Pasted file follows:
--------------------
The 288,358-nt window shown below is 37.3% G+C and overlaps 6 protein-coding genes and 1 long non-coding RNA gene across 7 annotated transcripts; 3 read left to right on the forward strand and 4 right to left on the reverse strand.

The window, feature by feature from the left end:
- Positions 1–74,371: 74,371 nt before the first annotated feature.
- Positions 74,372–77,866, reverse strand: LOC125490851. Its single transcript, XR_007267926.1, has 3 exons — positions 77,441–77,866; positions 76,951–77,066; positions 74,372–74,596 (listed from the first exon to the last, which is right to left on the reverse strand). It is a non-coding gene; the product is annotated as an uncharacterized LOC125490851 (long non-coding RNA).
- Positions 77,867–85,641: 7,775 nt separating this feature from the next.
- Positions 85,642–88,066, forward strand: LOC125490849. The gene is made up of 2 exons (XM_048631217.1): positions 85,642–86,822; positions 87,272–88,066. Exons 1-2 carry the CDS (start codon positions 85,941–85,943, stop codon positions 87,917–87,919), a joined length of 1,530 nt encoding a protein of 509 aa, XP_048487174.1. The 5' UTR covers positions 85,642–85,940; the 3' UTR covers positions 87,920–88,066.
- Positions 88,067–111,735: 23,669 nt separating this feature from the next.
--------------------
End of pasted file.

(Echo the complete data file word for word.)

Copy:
The 288,358-nt window shown below is 37.3% G+C and overlaps 6 protein-coding genes and 1 long non-coding RNA gene across 7 annotated transcripts; 3 read left to right on the forward strand and 4 right to left on the reverse strand.

The window, feature by feature from the left end:
- Positions 1–74,371: 74,371 nt before the first annotated feature.
- Positions 74,372–77,866, reverse strand: LOC125490851. Its single transcript, XR_007267926.1, has 3 exons — positions 77,441–77,866; positions 76,951–77,066; positions 74,372–74,596 (listed from the first exon to the last, which is right to left on the reverse strand). It is a non-coding gene; the product is annotated as an uncharacterized LOC125490851 (long non-coding RNA).
- Positions 77,867–85,641: 7,775 nt separating this feature from the next.
- Positions 85,642–88,066, forward strand: LOC125490849. The gene is made up of 2 exons (XM_048631217.1): positions 85,642–86,822; positions 87,272–88,066. Exons 1-2 carry the CDS (start codon positions 85,941–85,943, stop codon positions 87,917–87,919), a joined length of 1,530 nt encoding a protein of 509 aa, XP_048487174.1. The 5' UTR covers positions 85,642–85,940; the 3' UTR covers positions 87,920–88,066.
- Positions 88,067–111,735: 23,669 nt separating this feature from the next.